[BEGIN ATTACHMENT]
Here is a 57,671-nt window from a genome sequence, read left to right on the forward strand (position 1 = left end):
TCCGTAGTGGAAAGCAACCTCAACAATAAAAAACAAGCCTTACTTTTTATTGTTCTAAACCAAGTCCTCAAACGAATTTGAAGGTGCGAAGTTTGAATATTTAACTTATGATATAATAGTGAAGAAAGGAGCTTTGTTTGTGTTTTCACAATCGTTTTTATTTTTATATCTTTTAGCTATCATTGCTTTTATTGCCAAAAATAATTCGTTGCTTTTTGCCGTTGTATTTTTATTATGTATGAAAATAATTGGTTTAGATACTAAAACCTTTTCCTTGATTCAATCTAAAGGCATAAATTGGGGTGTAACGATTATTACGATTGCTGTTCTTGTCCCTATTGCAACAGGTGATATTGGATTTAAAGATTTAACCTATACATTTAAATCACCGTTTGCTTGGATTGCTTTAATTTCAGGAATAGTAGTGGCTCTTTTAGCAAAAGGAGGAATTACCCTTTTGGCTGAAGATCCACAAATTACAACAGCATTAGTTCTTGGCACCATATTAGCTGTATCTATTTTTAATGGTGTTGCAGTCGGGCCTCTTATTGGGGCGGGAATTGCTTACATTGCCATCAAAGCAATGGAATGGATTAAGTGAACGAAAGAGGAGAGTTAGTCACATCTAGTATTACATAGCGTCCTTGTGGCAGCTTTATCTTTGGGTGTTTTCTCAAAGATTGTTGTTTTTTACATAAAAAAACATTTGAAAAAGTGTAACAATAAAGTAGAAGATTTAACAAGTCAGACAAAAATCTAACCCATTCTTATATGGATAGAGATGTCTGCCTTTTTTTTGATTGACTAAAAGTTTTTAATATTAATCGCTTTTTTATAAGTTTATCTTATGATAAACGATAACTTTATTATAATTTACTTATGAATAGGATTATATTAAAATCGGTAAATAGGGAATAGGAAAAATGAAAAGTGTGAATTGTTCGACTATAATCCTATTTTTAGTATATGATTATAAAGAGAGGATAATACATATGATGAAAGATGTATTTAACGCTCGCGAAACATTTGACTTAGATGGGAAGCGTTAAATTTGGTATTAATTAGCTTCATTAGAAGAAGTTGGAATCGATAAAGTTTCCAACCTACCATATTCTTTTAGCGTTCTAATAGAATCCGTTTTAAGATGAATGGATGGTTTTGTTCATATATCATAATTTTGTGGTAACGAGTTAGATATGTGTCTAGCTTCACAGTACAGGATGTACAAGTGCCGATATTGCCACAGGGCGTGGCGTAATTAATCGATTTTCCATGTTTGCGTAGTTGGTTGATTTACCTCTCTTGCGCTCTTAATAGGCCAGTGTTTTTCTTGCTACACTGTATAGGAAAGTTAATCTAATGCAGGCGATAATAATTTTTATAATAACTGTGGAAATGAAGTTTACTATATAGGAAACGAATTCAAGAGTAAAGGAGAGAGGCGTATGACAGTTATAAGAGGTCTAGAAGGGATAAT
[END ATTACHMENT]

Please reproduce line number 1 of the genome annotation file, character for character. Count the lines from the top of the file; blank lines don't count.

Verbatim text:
Here is a 57,671-nt window from a genome sequence, read left to right on the forward strand (position 1 = left end):